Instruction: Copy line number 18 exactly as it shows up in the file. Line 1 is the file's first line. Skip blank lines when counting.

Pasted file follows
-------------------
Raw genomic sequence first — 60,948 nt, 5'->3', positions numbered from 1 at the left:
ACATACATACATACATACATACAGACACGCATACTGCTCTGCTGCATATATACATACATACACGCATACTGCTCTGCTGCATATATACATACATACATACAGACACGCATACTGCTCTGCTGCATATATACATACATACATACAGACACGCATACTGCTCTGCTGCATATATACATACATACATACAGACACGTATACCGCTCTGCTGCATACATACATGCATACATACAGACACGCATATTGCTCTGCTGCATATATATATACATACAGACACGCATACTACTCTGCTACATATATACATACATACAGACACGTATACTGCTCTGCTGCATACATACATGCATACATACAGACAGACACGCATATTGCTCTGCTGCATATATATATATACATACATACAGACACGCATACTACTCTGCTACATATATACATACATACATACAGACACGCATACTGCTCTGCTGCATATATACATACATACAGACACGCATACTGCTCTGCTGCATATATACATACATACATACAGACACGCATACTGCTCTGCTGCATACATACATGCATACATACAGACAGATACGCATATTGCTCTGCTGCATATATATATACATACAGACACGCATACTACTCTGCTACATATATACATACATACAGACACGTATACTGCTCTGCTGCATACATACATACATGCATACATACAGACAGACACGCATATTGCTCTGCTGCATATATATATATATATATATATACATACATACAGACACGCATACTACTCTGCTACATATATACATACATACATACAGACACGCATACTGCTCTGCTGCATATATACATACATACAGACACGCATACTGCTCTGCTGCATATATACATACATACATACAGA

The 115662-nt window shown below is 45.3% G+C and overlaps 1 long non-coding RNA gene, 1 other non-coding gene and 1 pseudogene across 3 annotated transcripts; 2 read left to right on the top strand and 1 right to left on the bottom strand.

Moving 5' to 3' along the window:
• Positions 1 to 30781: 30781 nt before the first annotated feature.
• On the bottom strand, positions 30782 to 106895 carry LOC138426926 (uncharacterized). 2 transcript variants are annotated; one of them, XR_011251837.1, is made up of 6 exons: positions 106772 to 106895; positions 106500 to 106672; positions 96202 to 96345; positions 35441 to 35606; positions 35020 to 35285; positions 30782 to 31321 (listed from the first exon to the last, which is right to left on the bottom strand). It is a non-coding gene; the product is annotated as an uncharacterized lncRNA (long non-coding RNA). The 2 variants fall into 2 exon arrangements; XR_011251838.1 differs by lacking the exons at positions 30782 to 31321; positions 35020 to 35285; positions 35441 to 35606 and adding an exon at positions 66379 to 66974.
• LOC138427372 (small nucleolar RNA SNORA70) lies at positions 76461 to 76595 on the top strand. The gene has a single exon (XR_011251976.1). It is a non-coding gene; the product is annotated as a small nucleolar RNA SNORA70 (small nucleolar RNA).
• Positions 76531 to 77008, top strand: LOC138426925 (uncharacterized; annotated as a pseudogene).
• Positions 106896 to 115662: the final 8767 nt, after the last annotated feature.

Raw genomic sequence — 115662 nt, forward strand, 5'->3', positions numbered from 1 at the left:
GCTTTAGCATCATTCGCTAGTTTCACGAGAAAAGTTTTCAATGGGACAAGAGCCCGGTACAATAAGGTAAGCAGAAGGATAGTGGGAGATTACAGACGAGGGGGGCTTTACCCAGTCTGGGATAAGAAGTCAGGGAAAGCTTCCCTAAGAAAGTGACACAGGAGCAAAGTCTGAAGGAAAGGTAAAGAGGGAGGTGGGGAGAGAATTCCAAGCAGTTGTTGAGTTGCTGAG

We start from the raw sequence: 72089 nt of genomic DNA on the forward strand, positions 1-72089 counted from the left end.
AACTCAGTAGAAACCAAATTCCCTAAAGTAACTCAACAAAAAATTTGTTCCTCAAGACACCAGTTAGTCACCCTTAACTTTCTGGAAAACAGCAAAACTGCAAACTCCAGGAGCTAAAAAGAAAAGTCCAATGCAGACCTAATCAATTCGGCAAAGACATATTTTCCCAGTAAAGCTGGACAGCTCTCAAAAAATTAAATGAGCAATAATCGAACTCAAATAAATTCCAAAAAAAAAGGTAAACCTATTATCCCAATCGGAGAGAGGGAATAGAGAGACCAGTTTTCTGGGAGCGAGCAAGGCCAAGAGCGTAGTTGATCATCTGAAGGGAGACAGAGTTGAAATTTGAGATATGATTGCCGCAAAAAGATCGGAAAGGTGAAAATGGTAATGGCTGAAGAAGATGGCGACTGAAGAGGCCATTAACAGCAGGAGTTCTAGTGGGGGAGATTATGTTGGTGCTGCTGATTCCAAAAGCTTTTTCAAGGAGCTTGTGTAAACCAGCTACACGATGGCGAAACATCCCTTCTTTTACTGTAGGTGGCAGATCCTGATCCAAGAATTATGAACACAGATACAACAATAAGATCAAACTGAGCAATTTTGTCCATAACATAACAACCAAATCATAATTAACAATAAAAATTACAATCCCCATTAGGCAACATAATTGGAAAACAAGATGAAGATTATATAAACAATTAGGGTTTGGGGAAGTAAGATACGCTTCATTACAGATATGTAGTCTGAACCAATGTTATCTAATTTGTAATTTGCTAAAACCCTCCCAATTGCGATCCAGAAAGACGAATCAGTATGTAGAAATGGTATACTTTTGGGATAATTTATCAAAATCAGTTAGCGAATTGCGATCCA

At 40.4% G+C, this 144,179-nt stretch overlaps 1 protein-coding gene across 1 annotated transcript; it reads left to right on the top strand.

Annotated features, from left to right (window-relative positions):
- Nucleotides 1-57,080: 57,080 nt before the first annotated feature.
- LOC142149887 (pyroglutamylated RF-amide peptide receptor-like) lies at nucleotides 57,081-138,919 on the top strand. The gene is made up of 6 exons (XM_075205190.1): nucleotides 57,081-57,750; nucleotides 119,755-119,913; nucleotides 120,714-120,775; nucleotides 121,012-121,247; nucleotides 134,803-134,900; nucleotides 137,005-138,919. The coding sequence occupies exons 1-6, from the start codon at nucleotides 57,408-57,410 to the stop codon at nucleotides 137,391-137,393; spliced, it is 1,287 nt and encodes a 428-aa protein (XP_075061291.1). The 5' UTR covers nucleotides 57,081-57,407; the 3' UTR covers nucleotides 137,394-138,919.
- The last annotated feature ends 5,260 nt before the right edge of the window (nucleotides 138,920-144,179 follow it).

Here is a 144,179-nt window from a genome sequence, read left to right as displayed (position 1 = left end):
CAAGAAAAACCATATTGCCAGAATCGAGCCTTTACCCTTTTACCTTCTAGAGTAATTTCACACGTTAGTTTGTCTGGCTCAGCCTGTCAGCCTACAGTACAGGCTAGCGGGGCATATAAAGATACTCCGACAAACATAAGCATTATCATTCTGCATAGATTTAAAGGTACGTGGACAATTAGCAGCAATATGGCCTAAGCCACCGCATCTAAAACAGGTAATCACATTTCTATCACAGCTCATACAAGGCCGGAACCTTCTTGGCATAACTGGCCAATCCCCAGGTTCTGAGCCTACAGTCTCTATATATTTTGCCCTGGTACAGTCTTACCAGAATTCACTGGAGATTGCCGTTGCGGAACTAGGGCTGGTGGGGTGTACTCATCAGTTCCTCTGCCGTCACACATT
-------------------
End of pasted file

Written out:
- The last annotated feature ends 5,260 nt before the right edge of the window (nucleotides 138,920-144,179 follow it).